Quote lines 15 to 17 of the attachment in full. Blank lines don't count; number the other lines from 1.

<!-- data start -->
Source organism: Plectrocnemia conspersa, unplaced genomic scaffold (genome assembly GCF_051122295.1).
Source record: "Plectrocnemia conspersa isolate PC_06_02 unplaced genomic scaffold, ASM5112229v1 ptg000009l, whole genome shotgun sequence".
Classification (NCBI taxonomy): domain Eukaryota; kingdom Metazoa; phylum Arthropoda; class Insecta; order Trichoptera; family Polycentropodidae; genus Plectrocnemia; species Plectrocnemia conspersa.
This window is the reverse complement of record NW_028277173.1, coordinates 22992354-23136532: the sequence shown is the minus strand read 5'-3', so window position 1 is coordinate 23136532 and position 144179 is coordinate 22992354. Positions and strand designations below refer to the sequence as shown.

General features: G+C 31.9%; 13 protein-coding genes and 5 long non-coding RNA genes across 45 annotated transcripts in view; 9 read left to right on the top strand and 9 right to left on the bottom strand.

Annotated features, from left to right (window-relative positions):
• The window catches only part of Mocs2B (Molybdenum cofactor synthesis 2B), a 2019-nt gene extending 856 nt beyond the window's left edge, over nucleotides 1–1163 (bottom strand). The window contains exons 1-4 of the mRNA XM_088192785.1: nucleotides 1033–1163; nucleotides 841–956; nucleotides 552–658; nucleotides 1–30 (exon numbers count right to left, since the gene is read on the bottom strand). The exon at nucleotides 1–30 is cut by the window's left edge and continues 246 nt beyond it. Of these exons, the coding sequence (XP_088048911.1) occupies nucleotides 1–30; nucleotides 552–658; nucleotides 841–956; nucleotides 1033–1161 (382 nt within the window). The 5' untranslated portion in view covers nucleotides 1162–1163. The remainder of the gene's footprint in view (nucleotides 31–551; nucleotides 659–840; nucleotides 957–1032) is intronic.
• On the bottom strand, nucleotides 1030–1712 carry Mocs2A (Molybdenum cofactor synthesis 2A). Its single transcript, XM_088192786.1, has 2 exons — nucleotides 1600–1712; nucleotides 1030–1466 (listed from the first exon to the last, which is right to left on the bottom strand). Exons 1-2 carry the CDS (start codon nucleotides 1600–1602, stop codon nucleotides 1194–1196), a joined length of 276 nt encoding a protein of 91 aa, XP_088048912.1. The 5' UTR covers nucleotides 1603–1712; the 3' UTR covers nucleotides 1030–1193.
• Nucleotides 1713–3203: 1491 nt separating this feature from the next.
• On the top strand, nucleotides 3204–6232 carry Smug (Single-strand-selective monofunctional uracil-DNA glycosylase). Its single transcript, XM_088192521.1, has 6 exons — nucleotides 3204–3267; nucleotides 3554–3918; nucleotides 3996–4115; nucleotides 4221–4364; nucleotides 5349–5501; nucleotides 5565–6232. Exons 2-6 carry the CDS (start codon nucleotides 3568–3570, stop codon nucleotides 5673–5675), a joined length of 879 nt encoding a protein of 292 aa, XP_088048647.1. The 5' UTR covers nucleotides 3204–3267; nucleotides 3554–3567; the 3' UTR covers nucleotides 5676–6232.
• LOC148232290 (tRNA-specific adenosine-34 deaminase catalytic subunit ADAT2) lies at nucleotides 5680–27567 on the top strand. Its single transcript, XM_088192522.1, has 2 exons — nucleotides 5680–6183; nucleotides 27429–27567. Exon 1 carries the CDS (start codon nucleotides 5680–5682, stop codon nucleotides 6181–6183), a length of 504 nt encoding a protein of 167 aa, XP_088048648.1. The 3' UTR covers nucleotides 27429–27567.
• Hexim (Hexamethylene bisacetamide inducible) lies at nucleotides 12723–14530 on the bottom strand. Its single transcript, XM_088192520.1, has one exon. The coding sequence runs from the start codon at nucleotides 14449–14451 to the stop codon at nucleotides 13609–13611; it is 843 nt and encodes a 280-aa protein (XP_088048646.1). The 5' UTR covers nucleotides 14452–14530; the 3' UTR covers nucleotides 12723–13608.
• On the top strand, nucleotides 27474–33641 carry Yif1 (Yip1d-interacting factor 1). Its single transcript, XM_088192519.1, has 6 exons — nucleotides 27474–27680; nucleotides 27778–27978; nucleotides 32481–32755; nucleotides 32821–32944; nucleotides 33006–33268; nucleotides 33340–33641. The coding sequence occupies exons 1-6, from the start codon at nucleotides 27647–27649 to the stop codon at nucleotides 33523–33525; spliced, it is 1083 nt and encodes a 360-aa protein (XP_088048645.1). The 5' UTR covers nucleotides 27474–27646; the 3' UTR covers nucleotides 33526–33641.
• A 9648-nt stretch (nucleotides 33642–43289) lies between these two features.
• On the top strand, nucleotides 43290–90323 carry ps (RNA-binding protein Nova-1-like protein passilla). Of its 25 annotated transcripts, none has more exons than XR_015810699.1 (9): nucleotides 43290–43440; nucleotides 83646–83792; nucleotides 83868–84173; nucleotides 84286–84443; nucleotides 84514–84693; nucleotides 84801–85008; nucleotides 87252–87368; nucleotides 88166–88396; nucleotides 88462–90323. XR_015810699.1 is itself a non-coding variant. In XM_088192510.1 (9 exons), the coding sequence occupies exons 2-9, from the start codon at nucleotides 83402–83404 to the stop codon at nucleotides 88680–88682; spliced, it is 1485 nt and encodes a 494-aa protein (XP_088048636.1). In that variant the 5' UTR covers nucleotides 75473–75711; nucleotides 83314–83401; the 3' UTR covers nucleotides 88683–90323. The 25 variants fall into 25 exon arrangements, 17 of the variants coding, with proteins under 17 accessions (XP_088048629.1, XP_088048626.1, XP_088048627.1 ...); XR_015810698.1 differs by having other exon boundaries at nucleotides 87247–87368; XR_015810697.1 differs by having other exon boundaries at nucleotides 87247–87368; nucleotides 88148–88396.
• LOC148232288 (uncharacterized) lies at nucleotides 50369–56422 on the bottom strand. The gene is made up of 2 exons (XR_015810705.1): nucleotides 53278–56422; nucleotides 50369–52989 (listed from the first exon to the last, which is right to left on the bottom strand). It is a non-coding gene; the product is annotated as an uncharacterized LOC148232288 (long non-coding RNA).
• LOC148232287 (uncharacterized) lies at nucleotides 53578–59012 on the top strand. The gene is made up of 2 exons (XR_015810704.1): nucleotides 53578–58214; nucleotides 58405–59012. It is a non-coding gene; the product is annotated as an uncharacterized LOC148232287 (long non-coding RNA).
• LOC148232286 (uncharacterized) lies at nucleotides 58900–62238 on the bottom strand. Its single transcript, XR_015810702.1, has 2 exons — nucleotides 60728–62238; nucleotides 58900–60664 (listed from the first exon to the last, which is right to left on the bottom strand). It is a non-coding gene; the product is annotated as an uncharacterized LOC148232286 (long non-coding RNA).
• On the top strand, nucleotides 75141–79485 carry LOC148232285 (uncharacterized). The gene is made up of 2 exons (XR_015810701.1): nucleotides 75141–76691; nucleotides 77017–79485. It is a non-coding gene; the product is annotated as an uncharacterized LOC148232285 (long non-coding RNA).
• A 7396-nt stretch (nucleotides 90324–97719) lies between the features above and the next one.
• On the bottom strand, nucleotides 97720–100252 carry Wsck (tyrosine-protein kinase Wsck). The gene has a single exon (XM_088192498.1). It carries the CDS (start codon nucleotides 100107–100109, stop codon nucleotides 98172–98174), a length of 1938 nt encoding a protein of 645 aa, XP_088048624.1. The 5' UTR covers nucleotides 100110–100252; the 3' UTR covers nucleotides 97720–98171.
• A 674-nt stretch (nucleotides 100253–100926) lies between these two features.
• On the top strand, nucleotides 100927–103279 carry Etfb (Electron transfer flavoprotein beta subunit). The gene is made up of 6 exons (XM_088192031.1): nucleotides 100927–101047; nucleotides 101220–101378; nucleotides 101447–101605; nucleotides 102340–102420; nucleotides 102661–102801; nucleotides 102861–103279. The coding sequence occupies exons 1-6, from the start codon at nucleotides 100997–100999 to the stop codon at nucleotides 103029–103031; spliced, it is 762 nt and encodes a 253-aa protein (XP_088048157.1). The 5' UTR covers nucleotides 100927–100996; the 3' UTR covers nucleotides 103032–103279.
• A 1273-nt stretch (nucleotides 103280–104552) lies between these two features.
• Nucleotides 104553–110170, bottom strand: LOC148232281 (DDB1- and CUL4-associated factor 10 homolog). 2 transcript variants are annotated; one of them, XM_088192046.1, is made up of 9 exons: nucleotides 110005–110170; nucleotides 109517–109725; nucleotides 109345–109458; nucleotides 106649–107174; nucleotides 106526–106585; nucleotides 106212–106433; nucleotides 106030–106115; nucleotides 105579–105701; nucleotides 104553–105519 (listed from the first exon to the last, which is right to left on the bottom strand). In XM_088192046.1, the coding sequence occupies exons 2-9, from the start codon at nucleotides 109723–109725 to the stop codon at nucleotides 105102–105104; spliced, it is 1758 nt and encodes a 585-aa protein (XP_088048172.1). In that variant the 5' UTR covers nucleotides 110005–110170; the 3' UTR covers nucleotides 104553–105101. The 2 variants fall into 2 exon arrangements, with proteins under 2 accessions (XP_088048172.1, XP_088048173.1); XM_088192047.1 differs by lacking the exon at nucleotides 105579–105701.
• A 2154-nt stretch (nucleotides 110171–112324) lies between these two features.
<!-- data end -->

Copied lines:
• On the top strand, nucleotides 43290–90323 carry ps (RNA-binding protein Nova-1-like protein passilla). Of its 25 annotated transcripts, none has more exons than XR_015810699.1 (9): nucleotides 43290–43440; nucleotides 83646–83792; nucleotides 83868–84173; nucleotides 84286–84443; nucleotides 84514–84693; nucleotides 84801–85008; nucleotides 87252–87368; nucleotides 88166–88396; nucleotides 88462–90323. XR_015810699.1 is itself a non-coding variant. In XM_088192510.1 (9 exons), the coding sequence occupies exons 2-9, from the start codon at nucleotides 83402–83404 to the stop codon at nucleotides 88680–88682; spliced, it is 1485 nt and encodes a 494-aa protein (XP_088048636.1). In that variant the 5' UTR covers nucleotides 75473–75711; nucleotides 83314–83401; the 3' UTR covers nucleotides 88683–90323. The 25 variants fall into 25 exon arrangements, 17 of the variants coding, with proteins under 17 accessions (XP_088048629.1, XP_088048626.1, XP_088048627.1 ...); XR_015810698.1 differs by having other exon boundaries at nucleotides 87247–87368; XR_015810697.1 differs by having other exon boundaries at nucleotides 87247–87368; nucleotides 88148–88396.
• LOC148232288 (uncharacterized) lies at nucleotides 50369–56422 on the bottom strand. The gene is made up of 2 exons (XR_015810705.1): nucleotides 53278–56422; nucleotides 50369–52989 (listed from the first exon to the last, which is right to left on the bottom strand). It is a non-coding gene; the product is annotated as an uncharacterized LOC148232288 (long non-coding RNA).
• LOC148232287 (uncharacterized) lies at nucleotides 53578–59012 on the top strand. The gene is made up of 2 exons (XR_015810704.1): nucleotides 53578–58214; nucleotides 58405–59012. It is a non-coding gene; the product is annotated as an uncharacterized LOC148232287 (long non-coding RNA).